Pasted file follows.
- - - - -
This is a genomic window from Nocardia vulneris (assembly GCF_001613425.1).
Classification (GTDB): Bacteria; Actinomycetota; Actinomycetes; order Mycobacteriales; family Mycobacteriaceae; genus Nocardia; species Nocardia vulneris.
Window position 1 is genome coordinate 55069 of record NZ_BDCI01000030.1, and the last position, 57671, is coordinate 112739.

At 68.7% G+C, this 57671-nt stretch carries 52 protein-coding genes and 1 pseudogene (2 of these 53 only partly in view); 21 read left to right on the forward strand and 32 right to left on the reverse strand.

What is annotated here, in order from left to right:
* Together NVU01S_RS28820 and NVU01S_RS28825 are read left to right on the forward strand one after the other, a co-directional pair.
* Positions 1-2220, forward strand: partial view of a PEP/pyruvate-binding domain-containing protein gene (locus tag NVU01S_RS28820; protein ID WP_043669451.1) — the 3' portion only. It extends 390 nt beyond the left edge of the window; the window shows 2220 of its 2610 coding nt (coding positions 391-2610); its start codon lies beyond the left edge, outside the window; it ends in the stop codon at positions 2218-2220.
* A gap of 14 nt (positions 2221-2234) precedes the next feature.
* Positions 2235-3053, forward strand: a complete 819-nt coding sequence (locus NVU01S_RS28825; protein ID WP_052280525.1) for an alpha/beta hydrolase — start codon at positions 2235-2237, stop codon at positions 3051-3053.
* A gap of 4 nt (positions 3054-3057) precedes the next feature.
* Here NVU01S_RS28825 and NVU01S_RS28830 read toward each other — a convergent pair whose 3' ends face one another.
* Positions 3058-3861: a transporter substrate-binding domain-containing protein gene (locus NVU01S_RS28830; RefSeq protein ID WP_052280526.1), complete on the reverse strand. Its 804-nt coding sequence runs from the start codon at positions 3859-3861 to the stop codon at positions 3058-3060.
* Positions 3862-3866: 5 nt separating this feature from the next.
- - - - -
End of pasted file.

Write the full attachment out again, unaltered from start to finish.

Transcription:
This is a genomic window from Nocardia vulneris (assembly GCF_001613425.1).
Classification (GTDB): Bacteria; Actinomycetota; Actinomycetes; order Mycobacteriales; family Mycobacteriaceae; genus Nocardia; species Nocardia vulneris.
Window position 1 is genome coordinate 55069 of record NZ_BDCI01000030.1, and the last position, 57671, is coordinate 112739.

At 68.7% G+C, this 57671-nt stretch carries 52 protein-coding genes and 1 pseudogene (2 of these 53 only partly in view); 21 read left to right on the forward strand and 32 right to left on the reverse strand.

What is annotated here, in order from left to right:
* Together NVU01S_RS28820 and NVU01S_RS28825 are read left to right on the forward strand one after the other, a co-directional pair.
* Positions 1-2220, forward strand: partial view of a PEP/pyruvate-binding domain-containing protein gene (locus tag NVU01S_RS28820; protein ID WP_043669451.1) — the 3' portion only. It extends 390 nt beyond the left edge of the window; the window shows 2220 of its 2610 coding nt (coding positions 391-2610); its start codon lies beyond the left edge, outside the window; it ends in the stop codon at positions 2218-2220.
* A gap of 14 nt (positions 2221-2234) precedes the next feature.
* Positions 2235-3053, forward strand: a complete 819-nt coding sequence (locus NVU01S_RS28825; protein ID WP_052280525.1) for an alpha/beta hydrolase — start codon at positions 2235-2237, stop codon at positions 3051-3053.
* A gap of 4 nt (positions 3054-3057) precedes the next feature.
* Here NVU01S_RS28825 and NVU01S_RS28830 read toward each other — a convergent pair whose 3' ends face one another.
* Positions 3058-3861: a transporter substrate-binding domain-containing protein gene (locus NVU01S_RS28830; RefSeq protein ID WP_052280526.1), complete on the reverse strand. Its 804-nt coding sequence runs from the start codon at positions 3859-3861 to the stop codon at positions 3058-3060.
* Positions 3862-3866: 5 nt separating this feature from the next.